A discarded NY Post beckons me from the train seat.
The touch of a tabloid—guaranteed to pass a half hour of the commute as I milk the tacky content for nuggets to suck on en route to Grand Central—is too tempting to avoid.
I’m engulfed in a sudden time warp (is it really 2013?). Paul Anka, Jay (not Jack) Black, and Jackie Mason are playing Westbury (they’re not already dead?) and Cindy Adams still dishes out her embalmed brand of gossip.
I look at the front page—one dollar! Last I remembered was a quarter, and the rag was never even worth that. Still, the touch of an actual newspaper sends thrills through deprived fingertips.
As I’ve suspected for years, I have become officially “out of the loop.”
No longer knowing, or caring to know, the likes or doings of most of the headline-grabbers of today, I can’t even pretend. Why does everyone feel the need to tweet, to announce, to meme all over the map? Must we fill every nano-nook of quiet space in our souls that really should be prime real estate, a gated community against cultural riffraff?
Curmudgeonly thoughts are settling into my bones like calcium deposits, and I am not quite sure how that feels. I certainly don’t want to ossify, nor do I want to engage fully with this twit-headed world. Now even the NY Post is reminding me of this fact. The front page announces that Twitter is offering an IPO.
I move forward (at least I like to think) in tandem with—but not one of—the masses hunkered over their devices, which are welded to their appendages evoking some freak evolutionary adaptation. I assume that, as a species, we all desire more or less the same thing; to travel a path that leads full-circle, to a death with dignity, exiting a life that held meaning. Yet I witness a morphing at warp speed, with humans racing through a world I can no longer identify with.
Friends, chiding gently at my reluctance to join in lockstep, probably wonder where I veered off the road. Whatever wave was cresting on the cultural Zeitgeist, I used to shoot its curl. Or was I just tipsy on the cocktail of youth with its sidecar of ambition? Life somehow buffered and shaped me into another version of my earlier self, a truer one if only because this is where I am now. And I accept that.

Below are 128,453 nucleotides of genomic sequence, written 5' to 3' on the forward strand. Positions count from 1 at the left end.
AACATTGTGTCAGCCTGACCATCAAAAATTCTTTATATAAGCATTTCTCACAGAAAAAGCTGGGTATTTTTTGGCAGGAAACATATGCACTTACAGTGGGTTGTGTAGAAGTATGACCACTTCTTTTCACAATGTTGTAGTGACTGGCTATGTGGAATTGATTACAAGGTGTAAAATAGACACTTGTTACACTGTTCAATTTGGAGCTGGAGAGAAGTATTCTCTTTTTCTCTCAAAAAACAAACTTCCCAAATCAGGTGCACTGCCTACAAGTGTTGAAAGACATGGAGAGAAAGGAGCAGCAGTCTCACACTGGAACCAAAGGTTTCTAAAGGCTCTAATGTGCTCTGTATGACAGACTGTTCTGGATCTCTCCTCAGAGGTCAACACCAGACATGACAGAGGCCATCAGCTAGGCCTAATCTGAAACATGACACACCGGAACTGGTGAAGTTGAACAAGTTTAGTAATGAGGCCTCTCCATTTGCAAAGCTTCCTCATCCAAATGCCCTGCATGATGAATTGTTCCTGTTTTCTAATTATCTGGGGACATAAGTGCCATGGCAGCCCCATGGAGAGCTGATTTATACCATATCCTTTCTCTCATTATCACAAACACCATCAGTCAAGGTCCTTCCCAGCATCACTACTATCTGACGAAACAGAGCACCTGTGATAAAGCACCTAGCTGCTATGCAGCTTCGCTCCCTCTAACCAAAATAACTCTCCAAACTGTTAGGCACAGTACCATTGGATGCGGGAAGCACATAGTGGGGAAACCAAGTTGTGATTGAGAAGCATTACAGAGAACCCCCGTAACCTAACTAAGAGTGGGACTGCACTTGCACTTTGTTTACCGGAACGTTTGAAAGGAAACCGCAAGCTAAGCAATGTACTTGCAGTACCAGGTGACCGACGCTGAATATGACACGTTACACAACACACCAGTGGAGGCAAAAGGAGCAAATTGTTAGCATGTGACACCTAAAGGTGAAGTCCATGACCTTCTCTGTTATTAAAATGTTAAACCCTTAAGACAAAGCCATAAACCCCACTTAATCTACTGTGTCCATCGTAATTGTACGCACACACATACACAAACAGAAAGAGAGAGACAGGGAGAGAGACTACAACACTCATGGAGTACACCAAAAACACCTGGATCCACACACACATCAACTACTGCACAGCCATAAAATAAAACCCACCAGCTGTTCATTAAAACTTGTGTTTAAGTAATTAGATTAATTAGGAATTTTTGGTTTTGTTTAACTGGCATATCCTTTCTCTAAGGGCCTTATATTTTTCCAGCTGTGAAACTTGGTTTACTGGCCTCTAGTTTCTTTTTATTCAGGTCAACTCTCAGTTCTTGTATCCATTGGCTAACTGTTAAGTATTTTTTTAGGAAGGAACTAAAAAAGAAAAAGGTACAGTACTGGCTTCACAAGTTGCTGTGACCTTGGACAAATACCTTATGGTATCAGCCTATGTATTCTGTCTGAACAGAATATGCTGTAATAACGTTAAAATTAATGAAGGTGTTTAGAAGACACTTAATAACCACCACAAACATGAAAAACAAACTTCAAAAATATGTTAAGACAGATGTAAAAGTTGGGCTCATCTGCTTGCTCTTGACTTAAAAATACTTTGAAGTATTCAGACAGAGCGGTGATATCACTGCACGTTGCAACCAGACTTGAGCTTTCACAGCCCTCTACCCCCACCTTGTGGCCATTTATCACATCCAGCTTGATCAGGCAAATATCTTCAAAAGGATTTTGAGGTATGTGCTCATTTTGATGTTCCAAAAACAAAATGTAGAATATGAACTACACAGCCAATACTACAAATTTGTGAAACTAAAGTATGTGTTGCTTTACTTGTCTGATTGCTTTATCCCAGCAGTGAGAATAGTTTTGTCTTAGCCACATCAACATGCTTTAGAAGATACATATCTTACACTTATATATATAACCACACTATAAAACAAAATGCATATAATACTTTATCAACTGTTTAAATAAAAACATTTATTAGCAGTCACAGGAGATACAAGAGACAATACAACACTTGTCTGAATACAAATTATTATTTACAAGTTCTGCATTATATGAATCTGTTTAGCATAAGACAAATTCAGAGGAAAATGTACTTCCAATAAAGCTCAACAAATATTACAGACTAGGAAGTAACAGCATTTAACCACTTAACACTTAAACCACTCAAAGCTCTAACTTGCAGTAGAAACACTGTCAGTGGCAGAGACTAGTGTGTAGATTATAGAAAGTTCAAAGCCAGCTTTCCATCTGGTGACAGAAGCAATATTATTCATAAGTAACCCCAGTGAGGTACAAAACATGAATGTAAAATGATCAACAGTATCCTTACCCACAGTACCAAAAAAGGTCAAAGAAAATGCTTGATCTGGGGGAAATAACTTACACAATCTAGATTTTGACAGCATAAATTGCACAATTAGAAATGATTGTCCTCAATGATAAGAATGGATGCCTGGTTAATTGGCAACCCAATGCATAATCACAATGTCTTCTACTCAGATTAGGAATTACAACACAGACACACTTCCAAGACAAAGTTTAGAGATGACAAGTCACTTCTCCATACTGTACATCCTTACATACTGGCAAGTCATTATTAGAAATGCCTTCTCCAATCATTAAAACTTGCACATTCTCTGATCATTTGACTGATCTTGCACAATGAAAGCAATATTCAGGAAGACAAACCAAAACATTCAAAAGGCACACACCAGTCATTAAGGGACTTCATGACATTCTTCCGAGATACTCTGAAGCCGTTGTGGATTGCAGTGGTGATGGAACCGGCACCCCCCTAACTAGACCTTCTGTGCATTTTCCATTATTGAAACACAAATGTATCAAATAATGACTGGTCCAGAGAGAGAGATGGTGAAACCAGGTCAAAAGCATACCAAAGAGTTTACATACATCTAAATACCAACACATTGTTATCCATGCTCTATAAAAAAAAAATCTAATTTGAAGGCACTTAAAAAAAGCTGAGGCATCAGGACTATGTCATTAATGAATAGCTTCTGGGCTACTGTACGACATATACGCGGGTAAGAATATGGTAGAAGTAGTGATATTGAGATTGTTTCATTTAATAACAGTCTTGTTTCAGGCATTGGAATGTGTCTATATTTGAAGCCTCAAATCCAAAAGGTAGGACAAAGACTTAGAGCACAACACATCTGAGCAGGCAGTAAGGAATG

“I love my iPhone!” This, from one of my closest, smartest, most sensitive friends—the one least likely to succumb if for no other reason but that she is an Edwardian-era Anglophile, with books lined ceiling-to-floor in her Brooklyn railroad apartment. I am left with dashed hopes for a like-minded entourage as we enter our sixties.
Like Dana Andrews in Invasion of the Body Snatchers, I have pod people all around me.
“You don’t have a Kindle?” No. My eyes balk at reading a screen for anything more than utilitarian purposes. They need the tactile reassurance of a printed page, the soft rag of paper cushioning, serif typeface.
And so on. Am I on my way to becoming Maxine, that cranky cartoon character? No. I am simply choosing my path. Following my dream. Doing it my way. Preferring to watch a spider spin its web in real-time than be caught in the ever soul-shrinking world wide web.
If anyone cares to meet up in the tar pit, just RSVP. I’ll be sending out invitations via snail mail. And I won’t be tweeting about it, either.
What happens in the tar pit stays in the tar pit.
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Edited by: Ben Neal